an illuminating lamb post

I mentioned in an earlier post finding a French rack of lamb for about $11.70 at Trader Joe’s, and after stashing it in the meat drawer for a couple of days, it was lamb time.

As Max and I are on a pretty tight budget, we don’t get lamb too often. The last time we bought some, it doubled our grocery bill total for the week! The Trader Joe’s lamb was from New Zealand, where it is legal to give antibiotics to animals only if they are sick, as opposed to here in the US where many slaughter farms feed their flocks and herds antibiotics on a daily basis. This is supposed to make them less likely to get sick, but most infectious disease experts think that eating meat that’s been raised on antibiotics increases antibiotic resistance in people who eat it. You can read about it here.

Our last lamb was from Whole Food’s, where we actually got Icelandic lamb. It was cheaper than the grass-fed American alternative which was more than $20/lb, and the way livestock is raised in Iceland intrigued me. Max said it was the best lamb I’d ever cooked, however I was eager to try a less costly alternative.

This was actually my first rack of lamb to cook. Normally, I buy individual rib chops which cook faster, but the rack has a beautiful look to it, don’t you think? The next “level up” is the crown cut, which is really just several racks tied together in the shape of a crown (left). It does look very regal!

Most of the fat has already been trimmed away and the bones have been cleaned up. You could do this yourself, I suppose, but it’s a heckuva lot easier to have a butcher do it or buy it this way. I actually think it’s a great deal, too, because having the fat trimmed means it weighs and costs less, and I always discard the tough and chewy fat that comes with rib chops anyway.

It’s generally recommended that you plan 1 rack per 2 people (though this is a pretty generous portion), and most racks have 8 ribs on them, which means less fighting over meat!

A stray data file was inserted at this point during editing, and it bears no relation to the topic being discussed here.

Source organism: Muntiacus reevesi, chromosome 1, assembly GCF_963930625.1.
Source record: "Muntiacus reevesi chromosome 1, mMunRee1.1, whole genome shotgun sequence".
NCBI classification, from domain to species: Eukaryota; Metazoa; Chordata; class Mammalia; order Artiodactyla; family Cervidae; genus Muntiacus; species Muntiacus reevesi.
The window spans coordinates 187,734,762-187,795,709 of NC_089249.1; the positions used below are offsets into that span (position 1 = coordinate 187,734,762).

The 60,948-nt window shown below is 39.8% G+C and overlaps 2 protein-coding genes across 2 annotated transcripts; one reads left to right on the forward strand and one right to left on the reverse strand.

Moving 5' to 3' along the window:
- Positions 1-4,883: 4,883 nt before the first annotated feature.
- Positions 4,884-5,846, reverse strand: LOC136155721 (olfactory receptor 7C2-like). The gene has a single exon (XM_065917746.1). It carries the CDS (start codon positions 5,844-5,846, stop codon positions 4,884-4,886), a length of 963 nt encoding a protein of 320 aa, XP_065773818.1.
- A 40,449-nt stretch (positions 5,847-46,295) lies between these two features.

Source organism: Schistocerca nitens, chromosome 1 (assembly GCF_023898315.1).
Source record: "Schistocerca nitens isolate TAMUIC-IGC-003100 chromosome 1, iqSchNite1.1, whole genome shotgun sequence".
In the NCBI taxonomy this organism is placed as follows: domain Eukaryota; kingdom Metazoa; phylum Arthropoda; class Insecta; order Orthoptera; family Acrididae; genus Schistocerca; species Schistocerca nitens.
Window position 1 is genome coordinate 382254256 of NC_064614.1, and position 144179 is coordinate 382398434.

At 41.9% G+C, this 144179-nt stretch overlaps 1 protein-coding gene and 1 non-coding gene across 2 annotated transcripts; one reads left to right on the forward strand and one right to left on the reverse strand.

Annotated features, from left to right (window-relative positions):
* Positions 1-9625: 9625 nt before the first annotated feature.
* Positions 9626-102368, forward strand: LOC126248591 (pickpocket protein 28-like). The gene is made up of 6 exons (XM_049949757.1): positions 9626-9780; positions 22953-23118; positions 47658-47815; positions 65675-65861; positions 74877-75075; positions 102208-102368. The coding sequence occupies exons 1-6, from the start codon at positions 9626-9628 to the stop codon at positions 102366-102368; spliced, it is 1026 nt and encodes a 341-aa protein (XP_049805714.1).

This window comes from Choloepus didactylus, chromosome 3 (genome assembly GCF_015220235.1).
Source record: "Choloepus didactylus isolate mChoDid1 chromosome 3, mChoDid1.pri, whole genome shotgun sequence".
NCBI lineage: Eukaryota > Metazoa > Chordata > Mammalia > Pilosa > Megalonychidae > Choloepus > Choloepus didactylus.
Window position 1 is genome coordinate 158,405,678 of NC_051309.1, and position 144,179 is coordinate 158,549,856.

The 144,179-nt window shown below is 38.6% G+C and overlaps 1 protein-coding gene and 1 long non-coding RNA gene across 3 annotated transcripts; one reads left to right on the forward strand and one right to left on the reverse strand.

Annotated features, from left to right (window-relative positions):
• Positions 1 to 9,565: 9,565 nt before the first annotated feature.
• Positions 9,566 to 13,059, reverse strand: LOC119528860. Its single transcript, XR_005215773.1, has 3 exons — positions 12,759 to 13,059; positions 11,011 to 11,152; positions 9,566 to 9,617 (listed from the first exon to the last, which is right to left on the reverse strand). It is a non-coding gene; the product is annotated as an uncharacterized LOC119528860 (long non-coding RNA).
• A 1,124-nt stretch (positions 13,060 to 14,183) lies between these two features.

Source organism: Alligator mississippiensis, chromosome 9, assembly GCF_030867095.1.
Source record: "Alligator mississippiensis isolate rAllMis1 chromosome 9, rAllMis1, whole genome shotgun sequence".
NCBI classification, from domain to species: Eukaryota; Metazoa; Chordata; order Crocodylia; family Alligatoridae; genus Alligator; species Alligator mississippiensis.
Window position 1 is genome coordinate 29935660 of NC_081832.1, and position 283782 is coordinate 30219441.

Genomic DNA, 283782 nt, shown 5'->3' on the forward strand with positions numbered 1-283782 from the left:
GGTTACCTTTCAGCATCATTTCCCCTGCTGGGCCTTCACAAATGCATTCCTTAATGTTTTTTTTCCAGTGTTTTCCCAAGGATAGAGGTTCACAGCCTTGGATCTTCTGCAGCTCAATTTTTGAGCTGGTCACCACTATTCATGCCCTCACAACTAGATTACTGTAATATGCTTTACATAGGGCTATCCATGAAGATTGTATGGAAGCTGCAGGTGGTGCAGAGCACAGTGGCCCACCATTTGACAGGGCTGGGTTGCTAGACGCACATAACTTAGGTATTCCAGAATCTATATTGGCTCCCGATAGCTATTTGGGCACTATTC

I roasted the rack for about fifteen minutes before crusting it with mustard and herbs. Then it went back in the oven for broiling.

<——Before

After ——>

After savagely ripping apart these ribs like neanderthals, there was not a morsel uneaten. Make sure to floss afterward!

This recipe would also work really well for romantic settings. It looks delicate and beautiful with exposed bones, but it’s also hunks of medium rare meat, so you can make this dish work for you no matter what cooking-stereotype you want to embrace (unless one of you is vegetarian. Then it’s awkward.).

French Rack with Herb-Mustard Crust

Ingredients:

1 rack of lamb (you might need to order this from a butcher in advance)

1-2 tablespoons olive oil

≈1/8 cup herbs of your choice. I minced a sprig of rosemary and mixed it with a few sprigs fresh thyme and a pinch of dried marjoram and dried oregano plus our perennial friends salt and pepper. We also added a tsp of garlic powder.

3 tbsp butter (less than half a stick)

2-3 tbsp mustard (we used Dijon)

Directions

Step 1) preheat the oven to 425 degrees.

Step 2) arrange lamb in a roasting dish. We have a small cast-iron roasting rack that helps cook the meat evenly and lets the juices drip.

Step 3) rub lamb with olive oil, and sprinkle a pinch of salt and pepper. When the oven is preheated, put the lamb in and let it roast 15 minutes.

Step 4) while the lamb is roasting, melt the butter and stir in the herbs you are using.

Step 5) Take the lamb out of the oven and let it stand about 10 minutes. In the meantime, switch your oven to broil and move an oven rack to just about 3 inches under the heat.

Step 6) Spread the mustard in an even layer over the lamb. Stir up the herb butter, and layer than evenly over the mustard.

Step 7) Put the lamb in to broil for about 7-10 minutes. This will yield rare chops, depending on the size of your rack, of course (ours was a little over a pound). Internal temperature for rare lamb is about 140 degrees, medium is about 150 degrees, and well done is about 160 degrees. IF YOU WANT MEDIUM OR WELL DONE CHOPS: only broil for about 5 minutes. Then turn your oven down to 350 degrees and bake for another 5-10 minutes.

Happy lambing!

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